Many U.S. states, including California, Minnesota, Hawaii, and Colorado, have set goals of 20 percent renewable energy shares by 2020 or earlier. If these states can make these ambitious targets, then the nation should at least aim for similar goals, say the letter's signers.

If the United States does not wish to fall behind in global efforts to convert to cleaner and safer renewable energy, then it must move forward -- not backward -- on the legislative front, the groups warned.

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China the focus in clean cars race

By ELAINE KURTENBACH, AP Business Writer Fri Nov 16, 3:38 AM ET

ANTING, China - Automakers racing to find affordable ways to make cars environmentally sustainable are zeroing in on polluted, fuel-scarce China to help them take clean car concepts from the laboratory to the market.


Mounting alarm over global warming and soaring crude oil prices was evident among automakers showcasing their latest green technologies at the Challenge Bibendum, held this week in Shanghai's "Auto City" — an industrial zone to the west of the city.

At the 2004 Shanghai Bibendum, named after the puffy mascot of French tire-making sponsor Michelin, the talk was all of phasing in various technologies over decades.

Today, with crude oil prices encroaching on $100 a barrel, it's of moving ahead with all technologies as soon as possible, especially in China, where environmental crises and fuel shortages resulting from its embrace of the automobile make it a microcosm of global trends.

"We used to talk about timeframes of short-mid-long-term. Now all of them are in play to figure out what are the different options for the different markets," said Elizabeth Lowery, vice president for environment, energy and safety policy at General Motors Corp.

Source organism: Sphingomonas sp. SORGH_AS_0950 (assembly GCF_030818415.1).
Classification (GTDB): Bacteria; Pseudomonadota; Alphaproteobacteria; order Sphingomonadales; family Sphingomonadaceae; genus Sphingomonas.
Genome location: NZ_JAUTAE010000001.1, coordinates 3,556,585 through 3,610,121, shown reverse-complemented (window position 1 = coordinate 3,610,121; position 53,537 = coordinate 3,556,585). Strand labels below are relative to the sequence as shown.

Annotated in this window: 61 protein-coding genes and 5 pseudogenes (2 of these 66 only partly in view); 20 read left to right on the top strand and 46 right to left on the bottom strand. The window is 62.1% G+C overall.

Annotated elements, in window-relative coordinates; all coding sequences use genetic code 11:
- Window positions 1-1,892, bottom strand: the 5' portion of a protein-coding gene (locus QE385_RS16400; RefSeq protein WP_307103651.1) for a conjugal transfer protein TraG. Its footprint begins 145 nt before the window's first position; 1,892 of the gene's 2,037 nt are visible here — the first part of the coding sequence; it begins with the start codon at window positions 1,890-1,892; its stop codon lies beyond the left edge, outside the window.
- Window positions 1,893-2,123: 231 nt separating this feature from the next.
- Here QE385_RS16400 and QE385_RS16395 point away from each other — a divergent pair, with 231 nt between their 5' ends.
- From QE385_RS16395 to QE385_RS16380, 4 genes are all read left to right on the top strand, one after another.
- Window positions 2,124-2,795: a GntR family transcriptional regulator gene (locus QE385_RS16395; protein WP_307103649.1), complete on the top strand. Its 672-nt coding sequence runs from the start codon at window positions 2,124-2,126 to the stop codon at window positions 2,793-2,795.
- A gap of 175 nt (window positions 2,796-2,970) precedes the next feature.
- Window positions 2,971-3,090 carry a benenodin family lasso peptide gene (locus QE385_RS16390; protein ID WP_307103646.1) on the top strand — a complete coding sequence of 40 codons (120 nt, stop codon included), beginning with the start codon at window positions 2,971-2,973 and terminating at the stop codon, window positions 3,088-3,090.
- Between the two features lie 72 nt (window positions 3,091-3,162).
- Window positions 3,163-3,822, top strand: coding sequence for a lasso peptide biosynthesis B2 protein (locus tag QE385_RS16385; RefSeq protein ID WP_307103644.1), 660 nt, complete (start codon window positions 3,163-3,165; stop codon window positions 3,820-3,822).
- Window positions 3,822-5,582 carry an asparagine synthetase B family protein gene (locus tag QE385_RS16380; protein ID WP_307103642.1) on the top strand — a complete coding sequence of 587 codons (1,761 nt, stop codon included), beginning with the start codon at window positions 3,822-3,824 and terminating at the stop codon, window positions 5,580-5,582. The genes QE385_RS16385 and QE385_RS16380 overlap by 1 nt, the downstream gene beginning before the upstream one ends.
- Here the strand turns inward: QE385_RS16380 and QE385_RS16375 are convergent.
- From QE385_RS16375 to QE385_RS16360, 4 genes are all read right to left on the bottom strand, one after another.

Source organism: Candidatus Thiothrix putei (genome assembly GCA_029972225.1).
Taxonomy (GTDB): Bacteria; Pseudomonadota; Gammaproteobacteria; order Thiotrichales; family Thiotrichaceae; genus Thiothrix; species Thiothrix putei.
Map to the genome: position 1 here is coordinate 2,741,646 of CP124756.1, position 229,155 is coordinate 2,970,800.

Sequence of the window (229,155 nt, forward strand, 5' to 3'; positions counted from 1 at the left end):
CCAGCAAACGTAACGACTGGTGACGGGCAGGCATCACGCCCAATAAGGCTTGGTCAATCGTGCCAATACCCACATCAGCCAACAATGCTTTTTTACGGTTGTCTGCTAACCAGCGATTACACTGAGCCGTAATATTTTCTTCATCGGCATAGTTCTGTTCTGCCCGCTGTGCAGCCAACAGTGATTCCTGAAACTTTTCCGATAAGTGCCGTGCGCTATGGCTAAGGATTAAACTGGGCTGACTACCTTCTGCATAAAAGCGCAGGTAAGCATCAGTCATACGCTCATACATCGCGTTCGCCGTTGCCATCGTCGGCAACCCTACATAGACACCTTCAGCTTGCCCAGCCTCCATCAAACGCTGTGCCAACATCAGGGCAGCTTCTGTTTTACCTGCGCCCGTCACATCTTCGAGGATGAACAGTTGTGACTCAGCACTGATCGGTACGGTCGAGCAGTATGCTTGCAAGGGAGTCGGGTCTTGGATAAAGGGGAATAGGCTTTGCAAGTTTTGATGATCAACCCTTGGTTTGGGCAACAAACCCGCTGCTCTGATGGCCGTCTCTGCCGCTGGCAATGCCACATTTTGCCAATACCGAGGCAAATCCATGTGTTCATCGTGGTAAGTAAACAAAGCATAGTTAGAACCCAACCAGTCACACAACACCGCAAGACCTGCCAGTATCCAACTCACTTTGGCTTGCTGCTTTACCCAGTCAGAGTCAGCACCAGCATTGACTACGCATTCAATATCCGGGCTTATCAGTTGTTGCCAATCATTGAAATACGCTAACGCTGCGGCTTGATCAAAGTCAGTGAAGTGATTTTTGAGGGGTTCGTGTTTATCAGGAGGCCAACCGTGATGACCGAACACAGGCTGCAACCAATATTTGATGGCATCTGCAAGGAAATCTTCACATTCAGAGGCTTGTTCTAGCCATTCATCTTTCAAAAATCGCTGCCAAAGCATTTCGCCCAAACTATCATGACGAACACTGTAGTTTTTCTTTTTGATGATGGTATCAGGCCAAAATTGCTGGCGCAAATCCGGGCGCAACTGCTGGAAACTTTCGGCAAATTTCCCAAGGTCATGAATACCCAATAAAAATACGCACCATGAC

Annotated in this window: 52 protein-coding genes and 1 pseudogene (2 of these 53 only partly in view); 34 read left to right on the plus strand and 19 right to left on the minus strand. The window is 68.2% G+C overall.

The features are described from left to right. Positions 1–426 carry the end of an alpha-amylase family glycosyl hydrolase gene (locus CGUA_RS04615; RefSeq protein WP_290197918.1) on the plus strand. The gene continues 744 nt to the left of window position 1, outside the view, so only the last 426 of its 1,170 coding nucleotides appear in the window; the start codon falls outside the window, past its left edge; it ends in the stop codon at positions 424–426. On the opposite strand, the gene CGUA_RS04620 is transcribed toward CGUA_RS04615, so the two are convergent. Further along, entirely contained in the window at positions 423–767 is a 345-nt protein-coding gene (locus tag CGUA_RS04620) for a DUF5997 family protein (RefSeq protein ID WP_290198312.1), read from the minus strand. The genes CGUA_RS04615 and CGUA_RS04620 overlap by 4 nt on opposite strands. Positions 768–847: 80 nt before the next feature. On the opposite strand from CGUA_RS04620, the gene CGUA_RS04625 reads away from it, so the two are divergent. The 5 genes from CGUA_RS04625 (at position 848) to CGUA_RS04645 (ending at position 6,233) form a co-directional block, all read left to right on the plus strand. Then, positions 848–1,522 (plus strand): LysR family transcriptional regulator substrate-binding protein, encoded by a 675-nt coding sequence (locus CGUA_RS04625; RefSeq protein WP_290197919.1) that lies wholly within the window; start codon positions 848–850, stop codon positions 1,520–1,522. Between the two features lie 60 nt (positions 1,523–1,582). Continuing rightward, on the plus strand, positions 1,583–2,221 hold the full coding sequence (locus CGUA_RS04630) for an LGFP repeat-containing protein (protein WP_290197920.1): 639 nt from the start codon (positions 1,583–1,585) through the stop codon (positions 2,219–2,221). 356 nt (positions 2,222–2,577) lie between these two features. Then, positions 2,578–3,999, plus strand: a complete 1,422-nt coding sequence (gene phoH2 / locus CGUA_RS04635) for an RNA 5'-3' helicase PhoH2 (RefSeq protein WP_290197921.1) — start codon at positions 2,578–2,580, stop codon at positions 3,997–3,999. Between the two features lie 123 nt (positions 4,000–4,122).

With its huge market and high velocity growth, China is "critical" to the effort to reduce dependence on petroleum and carbon dioxide emissions, Lowery said in an interview.

In both oil consumption and vehicle sales, China ranks second globally after the United States and is fast catching up. Vehicle sales jumped 25 percent last year to 7.2 million units, including trucks and buses.

Spurred by the country's growing dependence on oil imports, the government targeted cleaner cars as a priority in February 2006 as part of a broad range of efforts to reduce carbon emissions and improve energy efficiency.

It has promised grants and tax breaks to support industry efforts, and recently issued rigorous standards for makers of alternative fuel vehicles.

The urgent need for progress was evident outside the Bibendum venue, where a gray haze hung over the sleek concept cars whizzing around the parking lot.